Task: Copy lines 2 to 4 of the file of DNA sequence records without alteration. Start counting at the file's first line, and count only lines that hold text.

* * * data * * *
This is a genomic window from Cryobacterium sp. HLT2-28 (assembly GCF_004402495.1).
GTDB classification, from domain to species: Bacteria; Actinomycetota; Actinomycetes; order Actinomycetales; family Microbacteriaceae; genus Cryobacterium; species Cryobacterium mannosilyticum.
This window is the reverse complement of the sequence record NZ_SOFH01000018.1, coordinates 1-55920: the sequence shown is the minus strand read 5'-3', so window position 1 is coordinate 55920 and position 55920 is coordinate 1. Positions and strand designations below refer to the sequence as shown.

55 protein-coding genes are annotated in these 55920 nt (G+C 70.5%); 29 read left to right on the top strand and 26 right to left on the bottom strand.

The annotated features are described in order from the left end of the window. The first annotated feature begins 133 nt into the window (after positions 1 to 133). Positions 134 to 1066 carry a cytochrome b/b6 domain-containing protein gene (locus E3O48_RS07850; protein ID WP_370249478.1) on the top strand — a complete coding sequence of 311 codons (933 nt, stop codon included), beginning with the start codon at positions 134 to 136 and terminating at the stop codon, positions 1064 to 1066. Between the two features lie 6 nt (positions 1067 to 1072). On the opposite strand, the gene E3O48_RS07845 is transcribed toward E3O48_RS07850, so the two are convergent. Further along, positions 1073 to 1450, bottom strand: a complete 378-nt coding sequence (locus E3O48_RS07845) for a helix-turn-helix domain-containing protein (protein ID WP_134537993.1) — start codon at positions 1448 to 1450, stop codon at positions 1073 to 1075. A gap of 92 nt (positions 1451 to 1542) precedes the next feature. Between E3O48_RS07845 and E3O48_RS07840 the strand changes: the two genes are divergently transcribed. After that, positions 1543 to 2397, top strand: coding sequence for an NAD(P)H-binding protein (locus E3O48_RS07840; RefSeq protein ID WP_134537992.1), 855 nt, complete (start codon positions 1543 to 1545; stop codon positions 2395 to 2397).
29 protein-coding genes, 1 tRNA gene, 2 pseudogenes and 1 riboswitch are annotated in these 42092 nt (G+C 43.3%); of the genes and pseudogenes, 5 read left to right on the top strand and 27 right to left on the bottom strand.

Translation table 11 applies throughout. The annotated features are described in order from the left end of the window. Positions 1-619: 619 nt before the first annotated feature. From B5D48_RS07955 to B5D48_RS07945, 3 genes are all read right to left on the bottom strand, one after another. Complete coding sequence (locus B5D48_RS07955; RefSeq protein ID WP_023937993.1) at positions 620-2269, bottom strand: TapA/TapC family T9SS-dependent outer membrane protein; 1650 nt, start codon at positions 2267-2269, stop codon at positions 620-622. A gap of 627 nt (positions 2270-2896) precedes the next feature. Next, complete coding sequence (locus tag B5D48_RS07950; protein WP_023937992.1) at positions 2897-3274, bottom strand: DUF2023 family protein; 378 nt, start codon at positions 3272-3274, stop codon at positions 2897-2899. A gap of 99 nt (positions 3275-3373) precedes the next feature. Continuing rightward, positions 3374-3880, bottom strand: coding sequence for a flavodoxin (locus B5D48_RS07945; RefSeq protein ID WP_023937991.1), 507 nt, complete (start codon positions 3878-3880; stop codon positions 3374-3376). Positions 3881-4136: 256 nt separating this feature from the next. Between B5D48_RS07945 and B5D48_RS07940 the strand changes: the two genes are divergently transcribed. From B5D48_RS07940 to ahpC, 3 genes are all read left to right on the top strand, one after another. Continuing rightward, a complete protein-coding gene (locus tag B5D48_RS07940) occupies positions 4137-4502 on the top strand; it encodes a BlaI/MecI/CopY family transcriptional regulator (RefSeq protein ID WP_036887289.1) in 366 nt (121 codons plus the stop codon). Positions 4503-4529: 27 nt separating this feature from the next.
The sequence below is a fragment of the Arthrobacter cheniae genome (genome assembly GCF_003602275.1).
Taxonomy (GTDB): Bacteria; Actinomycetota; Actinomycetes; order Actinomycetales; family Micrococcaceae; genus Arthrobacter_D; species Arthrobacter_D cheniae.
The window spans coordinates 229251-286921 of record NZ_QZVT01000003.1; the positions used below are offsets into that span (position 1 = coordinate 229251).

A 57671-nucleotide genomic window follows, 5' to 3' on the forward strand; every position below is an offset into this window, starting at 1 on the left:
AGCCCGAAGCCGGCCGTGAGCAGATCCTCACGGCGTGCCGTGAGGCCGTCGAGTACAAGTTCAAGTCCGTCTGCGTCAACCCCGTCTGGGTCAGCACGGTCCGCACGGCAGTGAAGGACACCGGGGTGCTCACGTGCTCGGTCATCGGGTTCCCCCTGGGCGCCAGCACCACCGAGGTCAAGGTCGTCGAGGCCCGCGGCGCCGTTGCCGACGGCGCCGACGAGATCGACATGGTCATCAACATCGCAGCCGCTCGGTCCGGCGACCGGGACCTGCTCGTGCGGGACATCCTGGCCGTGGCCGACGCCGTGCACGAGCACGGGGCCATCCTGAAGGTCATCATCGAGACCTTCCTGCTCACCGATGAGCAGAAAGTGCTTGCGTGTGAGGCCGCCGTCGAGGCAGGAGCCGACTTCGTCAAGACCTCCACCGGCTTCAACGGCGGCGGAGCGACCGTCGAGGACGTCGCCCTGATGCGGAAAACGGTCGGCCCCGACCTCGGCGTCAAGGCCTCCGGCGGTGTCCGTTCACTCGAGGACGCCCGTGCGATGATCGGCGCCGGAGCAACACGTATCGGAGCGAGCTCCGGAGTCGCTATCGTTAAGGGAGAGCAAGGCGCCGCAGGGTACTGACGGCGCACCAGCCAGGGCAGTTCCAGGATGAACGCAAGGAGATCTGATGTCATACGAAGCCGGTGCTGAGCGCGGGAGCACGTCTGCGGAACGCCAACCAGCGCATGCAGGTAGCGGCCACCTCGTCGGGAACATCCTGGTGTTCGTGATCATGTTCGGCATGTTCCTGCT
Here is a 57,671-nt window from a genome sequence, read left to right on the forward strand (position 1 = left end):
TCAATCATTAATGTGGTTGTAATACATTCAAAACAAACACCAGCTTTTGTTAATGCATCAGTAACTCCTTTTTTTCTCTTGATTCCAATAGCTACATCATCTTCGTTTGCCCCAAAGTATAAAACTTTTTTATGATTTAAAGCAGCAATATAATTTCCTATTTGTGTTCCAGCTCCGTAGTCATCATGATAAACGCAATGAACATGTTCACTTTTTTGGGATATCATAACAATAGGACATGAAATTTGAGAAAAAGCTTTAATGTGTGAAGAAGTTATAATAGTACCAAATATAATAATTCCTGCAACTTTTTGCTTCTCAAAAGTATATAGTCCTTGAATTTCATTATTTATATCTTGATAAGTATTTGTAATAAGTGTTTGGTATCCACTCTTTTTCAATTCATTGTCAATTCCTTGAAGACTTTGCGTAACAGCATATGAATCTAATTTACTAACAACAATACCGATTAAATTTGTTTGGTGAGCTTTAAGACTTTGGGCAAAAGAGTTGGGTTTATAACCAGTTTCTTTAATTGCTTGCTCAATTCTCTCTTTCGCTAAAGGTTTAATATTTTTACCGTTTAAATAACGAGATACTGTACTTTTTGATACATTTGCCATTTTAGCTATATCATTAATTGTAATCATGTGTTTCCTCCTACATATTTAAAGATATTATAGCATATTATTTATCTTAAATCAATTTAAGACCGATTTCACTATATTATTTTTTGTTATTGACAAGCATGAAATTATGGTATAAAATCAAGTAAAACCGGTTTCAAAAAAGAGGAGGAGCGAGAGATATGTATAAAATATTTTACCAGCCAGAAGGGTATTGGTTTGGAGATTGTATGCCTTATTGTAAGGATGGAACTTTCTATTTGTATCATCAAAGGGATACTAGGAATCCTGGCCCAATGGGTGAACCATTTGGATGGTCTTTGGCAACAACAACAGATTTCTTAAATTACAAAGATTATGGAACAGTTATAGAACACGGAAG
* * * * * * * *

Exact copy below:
GTDB classification, from domain to species: Bacteria; Actinomycetota; Actinomycetes; order Actinomycetales; family Microbacteriaceae; genus Cryobacterium; species Cryobacterium mannosilyticum.
This window is the reverse complement of the sequence record NZ_SOFH01000018.1, coordinates 1-55920: the sequence shown is the minus strand read 5'-3', so window position 1 is coordinate 55920 and position 55920 is coordinate 1. Positions and strand designations below refer to the sequence as shown.

55 protein-coding genes are annotated in these 55920 nt (G+C 70.5%); 29 read left to right on the top strand and 26 right to left on the bottom strand.